The flash challenge this week went something along the lines of ‘throw a corpse into the first paragraph’. What I finally came up with is nothing like my initial ideas. Anyway, here it is…


The corpse lays spreadeagled in her trailer. Bare-backed, bloated and face-down, she knows his face will be rictus-twisted and plastered with the chunks of puke pooling around his jowls. She knows the vomit will be lodged in his nostrils and clogging up wind pipe. She knows, too, that if she rolls his dumb arse over, takes a knife to his livermortis man tits, hacks through ribs and sternum and plucks out his juicy, tar-blackened lungs, she’ll find a puree of half-digested nachos, beer and burger clogging him up. It’d be the lump of spew that turned his face red then blue before letting gravity take over and settle on rotten-blood-purple.

She plucks a knife from a draw on uneven rollers, considers an excavation into the world of death by asphyxiation. She can imagine his belly peeling open beneath the blade, pink skin giving way to a carpet of yellow fat. She supposes it won’t be much different to hacking up a fresh-shot hog, only maybe slightly smellier. She thinks about digging around inside her man just to see if there actually was a heart beating beneath the lard and the moobs and the nicotine-scarred lungs.

She realises she’s two steps closer, squatting next to the corpse with the off-brand carving knife in her hand and a cool breeze whirling up her denim skirt and around her naked cooze. She can’t tell if his stink is better or worse than when he was alive, but she feels a glimmer of relief that the slow tightening of his hands, arms and shoulders isn’t going to end up earning her two black eyes and a fresh gap between her teeth.

Slowly, she rises out of her crouch, replaces the blade in the dysfunctional drawer and catches her reflection in dirty glass. She turns her head left to right, examining the lacklustre state of her greasy blonde hair. Midday sunlight glances off her pasty skin, shading in the pimples and acne scars dimpling her flesh. Nose wrinkling at the taste, she sucks down a breath and leans one last time towards the body.

For the first time in twenty years, her rock-steady fingers pinch his brown leather wallet, slip it from his jeans before sliding it into the hip of her skirt.

“It’s been a funny day, honey,” she say, turning toward the open door, her right hand mussing her oily locks.

“I’m going out to get me a treatment. Don’t wait up.”

She steps from the shadowed confines of her home-on-wheels. For the first time in a long time, the sun feels warm against her skin.


Red Expanse

This is in response to Chuck Wendig’s flash fiction challenge (here).  The title I got is the title I used. After about a thousand false starts, this is what I got:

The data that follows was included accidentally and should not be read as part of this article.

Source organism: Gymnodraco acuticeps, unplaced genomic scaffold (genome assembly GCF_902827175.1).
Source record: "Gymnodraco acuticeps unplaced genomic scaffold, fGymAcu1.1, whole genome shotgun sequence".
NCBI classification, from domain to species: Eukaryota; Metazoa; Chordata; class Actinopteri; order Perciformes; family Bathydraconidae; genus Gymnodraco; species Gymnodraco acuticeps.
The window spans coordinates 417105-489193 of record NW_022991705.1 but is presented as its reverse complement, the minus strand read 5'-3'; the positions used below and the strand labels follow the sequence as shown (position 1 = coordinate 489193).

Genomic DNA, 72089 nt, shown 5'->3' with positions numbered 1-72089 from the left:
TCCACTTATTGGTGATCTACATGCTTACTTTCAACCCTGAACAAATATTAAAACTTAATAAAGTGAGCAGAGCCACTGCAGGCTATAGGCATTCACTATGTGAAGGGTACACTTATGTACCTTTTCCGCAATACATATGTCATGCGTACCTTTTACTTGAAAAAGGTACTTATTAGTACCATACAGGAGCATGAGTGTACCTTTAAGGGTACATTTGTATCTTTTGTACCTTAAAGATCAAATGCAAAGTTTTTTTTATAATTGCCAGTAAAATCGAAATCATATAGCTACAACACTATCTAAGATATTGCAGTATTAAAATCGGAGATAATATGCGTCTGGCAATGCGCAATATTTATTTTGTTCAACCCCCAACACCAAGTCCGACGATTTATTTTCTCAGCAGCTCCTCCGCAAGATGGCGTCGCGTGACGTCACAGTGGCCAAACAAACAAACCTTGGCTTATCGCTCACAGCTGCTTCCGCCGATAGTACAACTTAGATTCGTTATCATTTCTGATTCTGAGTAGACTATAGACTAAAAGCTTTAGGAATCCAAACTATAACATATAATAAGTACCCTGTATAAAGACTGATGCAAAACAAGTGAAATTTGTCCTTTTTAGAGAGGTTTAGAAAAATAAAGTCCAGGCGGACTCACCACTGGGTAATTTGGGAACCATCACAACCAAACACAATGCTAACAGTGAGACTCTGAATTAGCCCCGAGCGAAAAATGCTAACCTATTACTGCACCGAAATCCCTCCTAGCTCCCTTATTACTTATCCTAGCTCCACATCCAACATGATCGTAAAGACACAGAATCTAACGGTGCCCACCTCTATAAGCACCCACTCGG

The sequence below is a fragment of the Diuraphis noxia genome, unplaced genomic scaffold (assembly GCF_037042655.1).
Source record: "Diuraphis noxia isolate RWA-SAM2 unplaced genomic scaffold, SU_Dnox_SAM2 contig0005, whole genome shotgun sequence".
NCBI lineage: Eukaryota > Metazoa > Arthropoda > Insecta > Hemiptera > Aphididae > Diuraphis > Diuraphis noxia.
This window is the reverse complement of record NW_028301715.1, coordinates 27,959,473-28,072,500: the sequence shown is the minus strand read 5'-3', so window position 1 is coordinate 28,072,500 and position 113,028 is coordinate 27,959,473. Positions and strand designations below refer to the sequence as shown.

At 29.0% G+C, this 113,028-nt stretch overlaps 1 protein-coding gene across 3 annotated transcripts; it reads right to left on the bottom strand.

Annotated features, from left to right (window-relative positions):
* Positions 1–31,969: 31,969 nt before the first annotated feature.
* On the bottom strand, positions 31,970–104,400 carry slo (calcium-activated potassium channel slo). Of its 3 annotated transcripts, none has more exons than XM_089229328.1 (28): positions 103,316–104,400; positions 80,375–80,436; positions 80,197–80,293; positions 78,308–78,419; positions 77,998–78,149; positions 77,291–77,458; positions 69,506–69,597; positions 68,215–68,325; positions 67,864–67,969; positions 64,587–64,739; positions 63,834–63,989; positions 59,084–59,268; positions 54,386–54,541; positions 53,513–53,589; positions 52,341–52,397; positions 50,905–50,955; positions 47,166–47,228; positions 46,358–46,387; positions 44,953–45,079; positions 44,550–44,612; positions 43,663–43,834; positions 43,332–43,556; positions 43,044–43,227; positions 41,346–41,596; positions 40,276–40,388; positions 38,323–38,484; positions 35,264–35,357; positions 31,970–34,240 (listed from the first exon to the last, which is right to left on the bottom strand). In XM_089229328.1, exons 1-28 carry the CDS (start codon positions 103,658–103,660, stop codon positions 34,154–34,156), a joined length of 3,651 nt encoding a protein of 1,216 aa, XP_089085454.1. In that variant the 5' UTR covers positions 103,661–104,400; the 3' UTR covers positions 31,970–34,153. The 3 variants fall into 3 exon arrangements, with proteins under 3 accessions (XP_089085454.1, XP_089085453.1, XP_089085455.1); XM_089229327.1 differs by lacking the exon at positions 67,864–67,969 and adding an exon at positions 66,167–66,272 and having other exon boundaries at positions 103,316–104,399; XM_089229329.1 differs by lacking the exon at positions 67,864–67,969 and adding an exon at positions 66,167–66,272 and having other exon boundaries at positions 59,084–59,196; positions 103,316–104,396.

Red Expanse.

My struggle with the finer points of chow mein creation ends when Nikki’s scream begins.

Her diamond-tipped wail cuts through my apartment, shredding my nerves and my ears with the push-pull action of respiration.

In a half-second of silence, my body breaks under the sonic assault. My legs and arms twitch but won’t move. My heart skips and flutters in my chest.

She does it again.  Her shriek shatters whatever spell’s holding me in place, smashes the frost around my joints and limbs.

I dart from the kitchen, head down, chest tight.,

“Nikki,” I bellow, bull-eyes scanning the five-room box.

“Daddy! Help me!”

The bathroom door’s down before I realise my foot’s raised. My fists are like hammers and my mouth is a desert.


Her little voice trembles along with her bottom lip.

My baby’s in the tub, wet hair plastered to the sides of her head. Her hands reach for me, trembling and pale. Her shock-white skin stands in sharp contrast against the vermilion water.

I take a step on shaking legs. My eyes flash from the tub to her water-jeweled wrists. There’s no razor on the edge and….

“It’s okay baby.”

I grab a towel and scoop her up. Her wet hair chills my face as she wraps her arms around my neck. She hugs me so hard I can almost feel her teeth against mine. Her body trembles in my arms.

“I’m scared daddy,”

“It’s going to be okay,” I say, reaching for the plug chain then backing out so she can’t see the water draining away.

I walk her through to the sofa, pull my phone from pocket. I don’t know what to do, what to say, but I know someone who does.

“You want me to see if Sally can come over?”

My ten-year-old beams and it makes me feel bad. I should know about these things, how to care for my kid. I’d always just assumed Jenny would have been around to tackle them.


It’s pretty much the first coherent thing I’ve written in about a year so I guess I owe Mr. Wendig some thanks.